The EU is about to make Facebook even worse

By Steven Hill, International Politics and Society, Feb 12, 2021

Big Tech media platforms are dangerous. But the EU’s proposed competition laws won’t fix it — and could make it worse

The European Union has earned a reputation as the world’s foremost regulator of Big Tech companies. Its latest salvo is the recently proposed Digital Services Act (DSA) and Digital Markets Act (DMA). But the inadequacy of these proposals has been exposed by the gripping images of a deadly mob ransacking through the US Capitol.

The attack on the heart of American democracy was incited and planned over Facebook, Twitter, YouTube and other digital media platforms, and it should be a warning to Europe. Unfortunately, the DSA/DMA approach is poorly equipped to deal with the extreme toxicities of the digital media platforms.

These interventions, like many of the previous ones from Commission Executive Vice-President Margrethe Vestager, are narrowly framed around impacts on competition and consumers. The stated goals of the DSA/DMA are to ‘foster innovation, growth and competitiveness‘ and to ensure that ‘innovators and technology start-ups will have new opportunities.‘ But most of the worst atrocities of the Big Tech media business model cannot be dealt with simply by trying to enhance competition and innovation.

Under DSA/DMA, large platforms would face fines for certain anti-competitive practices, but the maximum amount of fine (10 per cent of revenue) would be an insufficient deterrent. Platforms would have greater responsibility for removing vaguely defined ‘illegal content’ (an EU version of the mostly impotent German Facebook law, NetzDG), but that constitutes a micro-drop in the vast flows of disinformation amplified on these platforms. Facebook alone sees more than 100 billion pieces of content posted each day, a deluge that neither its algorithms nor its small army of human monitors can realistically contain.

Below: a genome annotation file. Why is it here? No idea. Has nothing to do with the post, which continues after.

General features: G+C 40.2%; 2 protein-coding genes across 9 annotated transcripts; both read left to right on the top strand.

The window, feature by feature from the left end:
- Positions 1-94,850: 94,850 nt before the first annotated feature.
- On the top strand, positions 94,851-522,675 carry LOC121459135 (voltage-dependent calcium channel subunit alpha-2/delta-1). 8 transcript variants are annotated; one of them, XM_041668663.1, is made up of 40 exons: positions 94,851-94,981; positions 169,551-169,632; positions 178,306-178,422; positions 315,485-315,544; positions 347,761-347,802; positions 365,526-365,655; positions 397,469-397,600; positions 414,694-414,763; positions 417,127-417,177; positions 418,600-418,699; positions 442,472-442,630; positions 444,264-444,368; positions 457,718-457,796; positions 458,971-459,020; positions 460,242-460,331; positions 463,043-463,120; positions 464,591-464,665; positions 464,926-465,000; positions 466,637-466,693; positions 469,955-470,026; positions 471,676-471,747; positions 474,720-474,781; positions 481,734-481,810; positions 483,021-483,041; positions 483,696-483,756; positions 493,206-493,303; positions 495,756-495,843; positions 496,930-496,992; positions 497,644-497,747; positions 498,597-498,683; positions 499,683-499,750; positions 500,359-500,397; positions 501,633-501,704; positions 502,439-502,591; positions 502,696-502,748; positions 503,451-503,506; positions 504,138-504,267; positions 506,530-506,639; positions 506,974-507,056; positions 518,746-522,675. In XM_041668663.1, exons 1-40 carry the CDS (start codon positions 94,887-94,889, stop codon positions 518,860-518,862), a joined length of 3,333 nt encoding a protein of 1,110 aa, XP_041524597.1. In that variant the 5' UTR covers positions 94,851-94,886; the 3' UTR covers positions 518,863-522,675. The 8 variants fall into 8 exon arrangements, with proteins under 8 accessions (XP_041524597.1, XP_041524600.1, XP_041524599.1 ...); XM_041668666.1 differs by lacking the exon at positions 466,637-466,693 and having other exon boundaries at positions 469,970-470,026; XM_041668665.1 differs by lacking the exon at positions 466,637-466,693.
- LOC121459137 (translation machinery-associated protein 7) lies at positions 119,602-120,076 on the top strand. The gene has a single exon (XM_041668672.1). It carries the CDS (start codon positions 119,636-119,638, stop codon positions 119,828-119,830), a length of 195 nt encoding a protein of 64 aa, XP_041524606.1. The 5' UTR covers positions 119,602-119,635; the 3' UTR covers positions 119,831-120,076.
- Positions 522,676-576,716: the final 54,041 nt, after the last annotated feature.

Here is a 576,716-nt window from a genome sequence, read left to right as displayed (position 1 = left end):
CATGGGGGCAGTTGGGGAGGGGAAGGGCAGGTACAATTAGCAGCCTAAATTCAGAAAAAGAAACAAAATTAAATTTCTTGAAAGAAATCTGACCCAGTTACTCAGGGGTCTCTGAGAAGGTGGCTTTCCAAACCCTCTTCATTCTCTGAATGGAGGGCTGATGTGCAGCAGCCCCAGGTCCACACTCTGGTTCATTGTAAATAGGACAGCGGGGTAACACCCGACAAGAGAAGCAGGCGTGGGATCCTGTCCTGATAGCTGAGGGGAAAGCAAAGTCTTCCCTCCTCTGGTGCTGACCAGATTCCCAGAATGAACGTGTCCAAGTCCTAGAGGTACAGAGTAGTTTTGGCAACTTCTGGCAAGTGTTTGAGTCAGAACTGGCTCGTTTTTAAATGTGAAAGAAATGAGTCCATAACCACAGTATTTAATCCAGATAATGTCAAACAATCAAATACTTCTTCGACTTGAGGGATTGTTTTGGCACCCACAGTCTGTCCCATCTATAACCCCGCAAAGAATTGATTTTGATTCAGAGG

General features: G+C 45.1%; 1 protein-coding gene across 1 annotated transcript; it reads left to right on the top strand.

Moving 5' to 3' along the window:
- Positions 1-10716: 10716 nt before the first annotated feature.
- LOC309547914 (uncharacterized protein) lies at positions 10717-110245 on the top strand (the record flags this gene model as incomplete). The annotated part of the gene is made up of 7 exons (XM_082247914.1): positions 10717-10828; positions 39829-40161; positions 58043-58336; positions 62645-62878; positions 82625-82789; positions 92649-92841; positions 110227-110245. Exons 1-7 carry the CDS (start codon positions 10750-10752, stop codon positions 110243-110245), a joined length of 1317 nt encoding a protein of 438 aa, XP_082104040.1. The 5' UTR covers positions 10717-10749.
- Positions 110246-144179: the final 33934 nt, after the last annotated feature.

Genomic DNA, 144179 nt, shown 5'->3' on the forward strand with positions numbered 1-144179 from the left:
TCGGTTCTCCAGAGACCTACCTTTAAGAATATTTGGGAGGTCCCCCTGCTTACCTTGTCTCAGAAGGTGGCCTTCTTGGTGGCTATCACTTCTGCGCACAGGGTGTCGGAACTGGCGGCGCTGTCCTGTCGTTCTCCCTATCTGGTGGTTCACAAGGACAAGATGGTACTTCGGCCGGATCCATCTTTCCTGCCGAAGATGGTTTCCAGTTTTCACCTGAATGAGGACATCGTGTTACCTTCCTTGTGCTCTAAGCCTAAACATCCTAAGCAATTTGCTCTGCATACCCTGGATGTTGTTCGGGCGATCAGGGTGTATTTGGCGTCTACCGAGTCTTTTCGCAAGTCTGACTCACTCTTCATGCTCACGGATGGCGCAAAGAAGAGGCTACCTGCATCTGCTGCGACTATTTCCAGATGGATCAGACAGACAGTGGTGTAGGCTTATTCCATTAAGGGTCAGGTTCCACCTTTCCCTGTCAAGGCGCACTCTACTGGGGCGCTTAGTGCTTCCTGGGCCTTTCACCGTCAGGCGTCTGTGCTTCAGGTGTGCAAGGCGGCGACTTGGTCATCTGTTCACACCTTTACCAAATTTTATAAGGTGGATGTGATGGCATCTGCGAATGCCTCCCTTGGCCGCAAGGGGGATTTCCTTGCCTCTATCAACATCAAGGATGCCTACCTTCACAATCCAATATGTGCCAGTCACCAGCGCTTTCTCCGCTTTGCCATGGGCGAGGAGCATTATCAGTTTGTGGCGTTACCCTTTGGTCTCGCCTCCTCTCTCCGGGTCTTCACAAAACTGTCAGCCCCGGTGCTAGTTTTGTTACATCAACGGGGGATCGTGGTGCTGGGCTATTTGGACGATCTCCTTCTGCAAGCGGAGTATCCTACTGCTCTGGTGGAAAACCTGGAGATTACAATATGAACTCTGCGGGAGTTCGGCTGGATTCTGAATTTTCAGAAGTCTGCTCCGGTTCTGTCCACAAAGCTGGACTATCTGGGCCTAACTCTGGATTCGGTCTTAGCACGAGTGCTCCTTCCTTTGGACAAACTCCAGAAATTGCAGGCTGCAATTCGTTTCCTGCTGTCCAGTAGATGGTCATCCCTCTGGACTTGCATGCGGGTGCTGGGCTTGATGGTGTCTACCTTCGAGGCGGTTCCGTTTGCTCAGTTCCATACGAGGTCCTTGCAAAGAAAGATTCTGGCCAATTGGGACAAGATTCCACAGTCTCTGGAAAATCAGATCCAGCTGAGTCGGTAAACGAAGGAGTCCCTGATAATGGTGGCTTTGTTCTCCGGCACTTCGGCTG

The proposed legislation also relies heavily on transparency of platforms and algorithms as a means toward oversight and consumer protection, but it will provide little of either. To paraphrase a Silicon Valley slogan, ‘A lie can travel halfway around the world before transparency has gotten out of bed.’

The Commission’s proposals not only lack regulatory teeth, but like the GDPR they do not fundamentally change the digital platform business model, or project a broader vision for how the digital platforms should work. My contacts in Silicon Valley are rolling their eyes with amusement, because they do not believe that DSA/DMA will change very much.